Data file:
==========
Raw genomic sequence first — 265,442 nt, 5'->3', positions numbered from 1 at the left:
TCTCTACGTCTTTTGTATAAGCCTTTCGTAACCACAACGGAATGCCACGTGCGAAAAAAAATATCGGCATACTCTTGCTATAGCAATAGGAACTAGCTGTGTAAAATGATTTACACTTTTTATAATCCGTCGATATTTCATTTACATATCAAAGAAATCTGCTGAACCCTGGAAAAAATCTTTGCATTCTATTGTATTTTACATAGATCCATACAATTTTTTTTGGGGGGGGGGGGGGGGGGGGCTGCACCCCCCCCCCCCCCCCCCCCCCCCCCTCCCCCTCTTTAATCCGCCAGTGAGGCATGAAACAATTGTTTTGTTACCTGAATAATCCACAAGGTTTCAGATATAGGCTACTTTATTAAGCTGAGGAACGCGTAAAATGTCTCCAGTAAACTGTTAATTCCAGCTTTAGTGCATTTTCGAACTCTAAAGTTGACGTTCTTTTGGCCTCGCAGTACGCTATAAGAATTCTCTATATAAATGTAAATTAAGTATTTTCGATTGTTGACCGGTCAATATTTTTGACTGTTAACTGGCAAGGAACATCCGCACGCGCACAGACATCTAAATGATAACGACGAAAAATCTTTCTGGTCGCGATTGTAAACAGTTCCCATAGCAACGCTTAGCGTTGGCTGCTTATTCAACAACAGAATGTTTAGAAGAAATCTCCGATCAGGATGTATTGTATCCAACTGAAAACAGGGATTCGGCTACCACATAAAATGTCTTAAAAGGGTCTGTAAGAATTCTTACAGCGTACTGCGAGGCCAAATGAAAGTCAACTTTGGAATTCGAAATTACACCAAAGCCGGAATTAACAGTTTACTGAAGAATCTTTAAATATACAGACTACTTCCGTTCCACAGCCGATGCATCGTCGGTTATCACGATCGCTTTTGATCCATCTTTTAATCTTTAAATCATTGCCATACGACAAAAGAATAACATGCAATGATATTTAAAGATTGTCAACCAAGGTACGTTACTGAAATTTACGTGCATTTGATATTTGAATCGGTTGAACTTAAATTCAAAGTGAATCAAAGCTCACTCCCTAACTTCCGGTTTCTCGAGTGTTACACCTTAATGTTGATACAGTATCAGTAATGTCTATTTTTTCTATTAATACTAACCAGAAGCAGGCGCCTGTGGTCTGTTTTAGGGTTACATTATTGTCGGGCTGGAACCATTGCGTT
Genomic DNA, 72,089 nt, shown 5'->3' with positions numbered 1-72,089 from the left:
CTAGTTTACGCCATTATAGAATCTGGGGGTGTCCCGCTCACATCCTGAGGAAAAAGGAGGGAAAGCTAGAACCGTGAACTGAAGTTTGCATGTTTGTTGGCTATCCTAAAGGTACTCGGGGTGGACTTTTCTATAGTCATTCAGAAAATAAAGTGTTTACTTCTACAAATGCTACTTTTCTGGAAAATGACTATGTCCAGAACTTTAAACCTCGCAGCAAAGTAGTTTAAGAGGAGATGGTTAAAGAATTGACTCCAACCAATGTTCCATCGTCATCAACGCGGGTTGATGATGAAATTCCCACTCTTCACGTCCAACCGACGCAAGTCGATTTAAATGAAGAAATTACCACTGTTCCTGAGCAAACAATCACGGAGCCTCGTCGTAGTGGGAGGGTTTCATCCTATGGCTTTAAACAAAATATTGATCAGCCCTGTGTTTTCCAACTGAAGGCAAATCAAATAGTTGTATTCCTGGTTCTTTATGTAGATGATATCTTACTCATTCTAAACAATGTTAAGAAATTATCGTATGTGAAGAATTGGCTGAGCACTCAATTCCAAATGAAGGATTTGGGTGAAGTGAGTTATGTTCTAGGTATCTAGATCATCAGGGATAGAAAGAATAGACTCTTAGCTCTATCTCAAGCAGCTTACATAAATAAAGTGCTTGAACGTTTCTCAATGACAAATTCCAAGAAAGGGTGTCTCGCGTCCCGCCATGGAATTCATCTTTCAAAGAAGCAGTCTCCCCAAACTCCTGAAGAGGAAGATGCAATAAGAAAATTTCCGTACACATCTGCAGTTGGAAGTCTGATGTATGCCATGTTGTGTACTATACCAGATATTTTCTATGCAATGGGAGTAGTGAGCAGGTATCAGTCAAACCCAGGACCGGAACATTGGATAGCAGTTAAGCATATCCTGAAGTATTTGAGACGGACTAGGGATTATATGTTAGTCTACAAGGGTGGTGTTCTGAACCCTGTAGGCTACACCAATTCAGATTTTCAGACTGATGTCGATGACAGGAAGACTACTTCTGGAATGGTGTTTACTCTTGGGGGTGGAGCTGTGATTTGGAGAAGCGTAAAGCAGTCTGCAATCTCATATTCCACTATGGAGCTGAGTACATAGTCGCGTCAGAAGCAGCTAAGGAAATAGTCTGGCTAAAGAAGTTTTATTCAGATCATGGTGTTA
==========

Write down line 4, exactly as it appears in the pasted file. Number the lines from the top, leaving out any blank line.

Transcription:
CTAGTTTACGCCATTATAGAATCTGGGGGTGTCCCGCTCACATCCTGAGGAAAAAGGAGGGAAAGCTAGAACCGTGAACTGAAGTTTGCATGTTTGTTGGCTATCCTAAAGGTACTCGGGGTGGACTTTTCTATAGTCATTCAGAAAATAAAGTGTTTACTTCTACAAATGCTACTTTTCTGGAAAATGACTATGTCCAGAACTTTAAACCTCGCAGCAAAGTAGTTTAAGAGGAGATGGTTAAAGAATTGACTCCAACCAATGTTCCATCGTCATCAACGCGGGTTGATGATGAAATTCCCACTCTTCACGTCCAACCGACGCAAGTCGATTTAAATGAAGAAATTACCACTGTTCCTGAGCAAACAATCACGGAGCCTCGTCGTAGTGGGAGGGTTTCATCCTATGGCTTTAAACAAAATATTGATCAGCCCTGTGTTTTCCAACTGAAGGCAAATCAAATAGTTGTATTCCTGGTTCTTTATGTAGATGATATCTTACTCATTCTAAACAATGTTAAGAAATTATCGTATGTGAAGAATTGGCTGAGCACTCAATTCCAAATGAAGGATTTGGGTGAAGTGAGTTATGTTCTAGGTATCTAGATCATCAGGGATAGAAAGAATAGACTCTTAGCTCTATCTCAAGCAGCTTACATAAATAAAGTGCTTGAACGTTTCTCAATGACAAATTCCAAGAAAGGGTGTCTCGCGTCCCGCCATGGAATTCATCTTTCAAAGAAGCAGTCTCCCCAAACTCCTGAAGAGGAAGATGCAATAAGAAAATTTCCGTACACATCTGCAGTTGGAAGTCTGATGTATGCCATGTTGTGTACTATACCAGATATTTTCTATGCAATGGGAGTAGTGAGCAGGTATCAGTCAAACCCAGGACCGGAACATTGGATAGCAGTTAAGCATATCCTGAAGTATTTGAGACGGACTAGGGATTATATGTTAGTCTACAAGGGTGGTGTTCTGAACCCTGTAGGCTACACCAATTCAGATTTTCAGACTGATGTCGATGACAGGAAGACTACTTCTGGAATGGTGTTTACTCTTGGGGGTGGAGCTGTGATTTGGAGAAGCGTAAAGCAGTCTGCAATCTCATATTCCACTATGGAGCTGAGTACATAGTCGCGTCAGAAGCAGCTAAGGAAATAGTCTGGCTAAAGAAGTTTTATTCAGATCATGGTGTTA